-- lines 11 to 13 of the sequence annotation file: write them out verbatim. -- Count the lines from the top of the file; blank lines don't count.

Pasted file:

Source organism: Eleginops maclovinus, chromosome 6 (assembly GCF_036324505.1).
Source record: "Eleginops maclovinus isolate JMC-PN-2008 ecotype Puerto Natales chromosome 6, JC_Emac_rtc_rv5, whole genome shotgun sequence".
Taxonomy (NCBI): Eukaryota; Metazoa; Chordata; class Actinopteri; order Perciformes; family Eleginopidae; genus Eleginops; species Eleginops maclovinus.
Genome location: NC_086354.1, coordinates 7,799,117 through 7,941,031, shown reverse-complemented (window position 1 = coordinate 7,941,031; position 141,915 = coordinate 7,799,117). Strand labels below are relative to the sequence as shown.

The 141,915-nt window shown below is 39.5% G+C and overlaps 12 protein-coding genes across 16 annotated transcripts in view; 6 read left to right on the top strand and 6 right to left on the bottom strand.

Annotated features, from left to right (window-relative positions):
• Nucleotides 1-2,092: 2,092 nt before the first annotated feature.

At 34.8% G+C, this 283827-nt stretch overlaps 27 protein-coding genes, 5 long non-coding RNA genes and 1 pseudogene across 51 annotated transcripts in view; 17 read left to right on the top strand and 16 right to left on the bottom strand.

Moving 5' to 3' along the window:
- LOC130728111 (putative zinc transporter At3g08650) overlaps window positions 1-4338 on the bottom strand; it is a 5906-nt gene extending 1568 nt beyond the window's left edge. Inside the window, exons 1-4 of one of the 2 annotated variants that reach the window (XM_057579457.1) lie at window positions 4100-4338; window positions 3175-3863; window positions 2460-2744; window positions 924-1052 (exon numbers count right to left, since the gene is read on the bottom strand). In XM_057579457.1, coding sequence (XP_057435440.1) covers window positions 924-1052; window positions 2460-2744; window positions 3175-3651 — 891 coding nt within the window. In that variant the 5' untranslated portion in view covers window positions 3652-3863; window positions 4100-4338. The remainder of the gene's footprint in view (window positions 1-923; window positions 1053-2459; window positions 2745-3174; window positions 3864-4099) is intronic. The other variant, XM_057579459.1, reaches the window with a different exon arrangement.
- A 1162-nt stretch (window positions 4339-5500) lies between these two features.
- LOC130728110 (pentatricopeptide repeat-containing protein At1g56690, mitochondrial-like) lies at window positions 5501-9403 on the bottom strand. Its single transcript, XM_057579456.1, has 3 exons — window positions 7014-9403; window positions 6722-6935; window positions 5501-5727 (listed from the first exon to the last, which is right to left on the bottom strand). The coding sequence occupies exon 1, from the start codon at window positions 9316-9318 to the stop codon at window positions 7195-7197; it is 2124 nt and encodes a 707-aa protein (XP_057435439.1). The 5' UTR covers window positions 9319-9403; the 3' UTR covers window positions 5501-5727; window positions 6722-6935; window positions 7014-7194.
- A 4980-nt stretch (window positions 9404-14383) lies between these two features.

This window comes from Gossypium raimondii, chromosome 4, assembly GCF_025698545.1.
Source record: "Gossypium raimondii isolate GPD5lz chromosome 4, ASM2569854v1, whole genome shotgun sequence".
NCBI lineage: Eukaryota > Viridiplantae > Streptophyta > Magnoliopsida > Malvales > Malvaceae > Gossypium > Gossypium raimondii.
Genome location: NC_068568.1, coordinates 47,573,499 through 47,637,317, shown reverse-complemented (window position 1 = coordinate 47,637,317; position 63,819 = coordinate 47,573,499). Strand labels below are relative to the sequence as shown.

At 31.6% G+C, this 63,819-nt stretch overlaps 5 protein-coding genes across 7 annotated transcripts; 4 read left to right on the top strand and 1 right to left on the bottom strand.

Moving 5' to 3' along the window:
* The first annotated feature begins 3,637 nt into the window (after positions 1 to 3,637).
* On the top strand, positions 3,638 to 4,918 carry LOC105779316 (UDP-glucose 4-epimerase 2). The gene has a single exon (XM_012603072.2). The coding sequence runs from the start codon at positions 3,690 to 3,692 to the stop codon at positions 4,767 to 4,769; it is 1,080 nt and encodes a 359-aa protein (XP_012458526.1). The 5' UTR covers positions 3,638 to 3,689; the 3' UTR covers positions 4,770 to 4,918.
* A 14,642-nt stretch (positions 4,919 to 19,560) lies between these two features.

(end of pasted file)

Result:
- A 1162-nt stretch (window positions 4339-5500) lies between these two features.
- LOC130728110 (pentatricopeptide repeat-containing protein At1g56690, mitochondrial-like) lies at window positions 5501-9403 on the bottom strand. Its single transcript, XM_057579456.1, has 3 exons — window positions 7014-9403; window positions 6722-6935; window positions 5501-5727 (listed from the first exon to the last, which is right to left on the bottom strand). The coding sequence occupies exon 1, from the start codon at window positions 9316-9318 to the stop codon at window positions 7195-7197; it is 2124 nt and encodes a 707-aa protein (XP_057435439.1). The 5' UTR covers window positions 9319-9403; the 3' UTR covers window positions 5501-5727; window positions 6722-6935; window positions 7014-7194.
- A 4980-nt stretch (window positions 9404-14383) lies between these two features.